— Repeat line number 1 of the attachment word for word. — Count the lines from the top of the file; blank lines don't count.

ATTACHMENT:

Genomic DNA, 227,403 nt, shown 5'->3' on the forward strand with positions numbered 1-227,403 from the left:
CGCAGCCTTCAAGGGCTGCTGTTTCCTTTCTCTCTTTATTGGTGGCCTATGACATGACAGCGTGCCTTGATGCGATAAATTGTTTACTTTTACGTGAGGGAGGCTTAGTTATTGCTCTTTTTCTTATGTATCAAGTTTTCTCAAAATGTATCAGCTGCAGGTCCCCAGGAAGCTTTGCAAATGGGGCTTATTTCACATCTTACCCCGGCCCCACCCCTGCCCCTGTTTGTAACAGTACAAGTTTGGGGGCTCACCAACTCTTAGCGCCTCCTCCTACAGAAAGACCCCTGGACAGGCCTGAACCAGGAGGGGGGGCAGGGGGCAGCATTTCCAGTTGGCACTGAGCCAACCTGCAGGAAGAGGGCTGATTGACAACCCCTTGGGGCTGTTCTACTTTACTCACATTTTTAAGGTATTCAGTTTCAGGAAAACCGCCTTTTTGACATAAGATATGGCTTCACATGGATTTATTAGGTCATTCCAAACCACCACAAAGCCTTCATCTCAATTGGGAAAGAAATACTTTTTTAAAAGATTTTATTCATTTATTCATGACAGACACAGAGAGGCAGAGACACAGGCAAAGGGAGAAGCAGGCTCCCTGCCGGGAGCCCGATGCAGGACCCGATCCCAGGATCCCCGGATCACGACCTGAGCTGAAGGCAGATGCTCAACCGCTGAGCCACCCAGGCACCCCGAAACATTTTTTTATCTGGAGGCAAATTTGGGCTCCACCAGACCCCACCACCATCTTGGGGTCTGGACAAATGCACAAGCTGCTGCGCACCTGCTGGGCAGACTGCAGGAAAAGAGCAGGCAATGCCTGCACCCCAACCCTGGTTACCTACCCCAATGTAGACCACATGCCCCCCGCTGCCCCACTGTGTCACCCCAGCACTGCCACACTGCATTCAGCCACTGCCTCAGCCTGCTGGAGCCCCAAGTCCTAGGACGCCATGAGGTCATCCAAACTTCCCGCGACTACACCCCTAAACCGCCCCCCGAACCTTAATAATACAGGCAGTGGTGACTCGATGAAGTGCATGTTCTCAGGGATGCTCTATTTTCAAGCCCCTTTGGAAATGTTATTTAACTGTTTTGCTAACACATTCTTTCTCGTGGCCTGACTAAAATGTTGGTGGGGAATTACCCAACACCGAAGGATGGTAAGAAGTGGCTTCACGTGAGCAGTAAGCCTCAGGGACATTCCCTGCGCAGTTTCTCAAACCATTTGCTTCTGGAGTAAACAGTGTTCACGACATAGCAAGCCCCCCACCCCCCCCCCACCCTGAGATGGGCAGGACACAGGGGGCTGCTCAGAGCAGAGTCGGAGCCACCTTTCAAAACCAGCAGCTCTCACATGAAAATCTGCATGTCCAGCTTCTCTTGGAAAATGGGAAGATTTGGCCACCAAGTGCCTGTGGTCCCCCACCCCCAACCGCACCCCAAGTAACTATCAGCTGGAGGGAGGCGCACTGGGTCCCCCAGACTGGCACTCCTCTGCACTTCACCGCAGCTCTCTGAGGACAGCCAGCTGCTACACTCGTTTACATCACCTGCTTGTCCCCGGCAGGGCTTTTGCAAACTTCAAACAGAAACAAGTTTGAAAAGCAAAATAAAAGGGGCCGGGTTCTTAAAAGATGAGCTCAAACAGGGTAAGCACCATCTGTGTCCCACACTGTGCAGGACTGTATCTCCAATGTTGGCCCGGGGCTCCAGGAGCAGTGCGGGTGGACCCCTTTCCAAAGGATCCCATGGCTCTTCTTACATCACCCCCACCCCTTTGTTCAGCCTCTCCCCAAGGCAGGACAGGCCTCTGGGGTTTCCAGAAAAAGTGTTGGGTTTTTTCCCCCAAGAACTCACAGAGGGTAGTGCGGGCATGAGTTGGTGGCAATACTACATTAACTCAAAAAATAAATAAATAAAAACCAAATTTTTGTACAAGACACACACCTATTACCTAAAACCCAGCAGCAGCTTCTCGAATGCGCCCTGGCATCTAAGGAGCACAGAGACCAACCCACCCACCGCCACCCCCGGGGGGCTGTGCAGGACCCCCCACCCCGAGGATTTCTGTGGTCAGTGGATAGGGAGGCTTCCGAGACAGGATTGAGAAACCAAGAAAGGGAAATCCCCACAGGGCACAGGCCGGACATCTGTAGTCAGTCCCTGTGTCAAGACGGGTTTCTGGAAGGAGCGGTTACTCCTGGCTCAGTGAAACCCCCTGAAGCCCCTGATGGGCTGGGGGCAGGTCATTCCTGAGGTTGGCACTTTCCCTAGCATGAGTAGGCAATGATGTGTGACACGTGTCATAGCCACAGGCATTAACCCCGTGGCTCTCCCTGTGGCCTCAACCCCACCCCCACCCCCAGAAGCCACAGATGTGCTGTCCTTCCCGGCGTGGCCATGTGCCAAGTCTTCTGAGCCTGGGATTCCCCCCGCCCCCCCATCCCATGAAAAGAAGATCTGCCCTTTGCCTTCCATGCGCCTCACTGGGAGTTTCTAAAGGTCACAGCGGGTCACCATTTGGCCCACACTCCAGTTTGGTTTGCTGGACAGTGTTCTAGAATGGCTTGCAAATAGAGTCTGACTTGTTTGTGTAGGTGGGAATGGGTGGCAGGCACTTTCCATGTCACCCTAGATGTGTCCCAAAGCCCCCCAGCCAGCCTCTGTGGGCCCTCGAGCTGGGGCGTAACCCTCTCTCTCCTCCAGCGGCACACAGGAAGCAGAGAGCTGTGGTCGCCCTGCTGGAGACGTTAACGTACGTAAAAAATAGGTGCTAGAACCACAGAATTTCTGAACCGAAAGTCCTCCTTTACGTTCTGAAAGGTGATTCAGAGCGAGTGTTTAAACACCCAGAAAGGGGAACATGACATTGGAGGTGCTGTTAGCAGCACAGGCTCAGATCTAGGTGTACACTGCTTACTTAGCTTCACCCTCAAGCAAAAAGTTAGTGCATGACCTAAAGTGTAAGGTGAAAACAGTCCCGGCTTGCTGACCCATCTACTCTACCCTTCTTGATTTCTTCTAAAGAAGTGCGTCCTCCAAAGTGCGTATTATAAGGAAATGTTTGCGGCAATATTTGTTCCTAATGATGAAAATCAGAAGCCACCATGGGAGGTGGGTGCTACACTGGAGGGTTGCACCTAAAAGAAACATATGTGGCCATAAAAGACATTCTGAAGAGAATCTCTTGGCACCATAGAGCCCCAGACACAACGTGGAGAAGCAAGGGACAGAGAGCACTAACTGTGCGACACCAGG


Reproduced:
Genomic DNA, 227,403 nt, shown 5'->3' on the forward strand with positions numbered 1-227,403 from the left: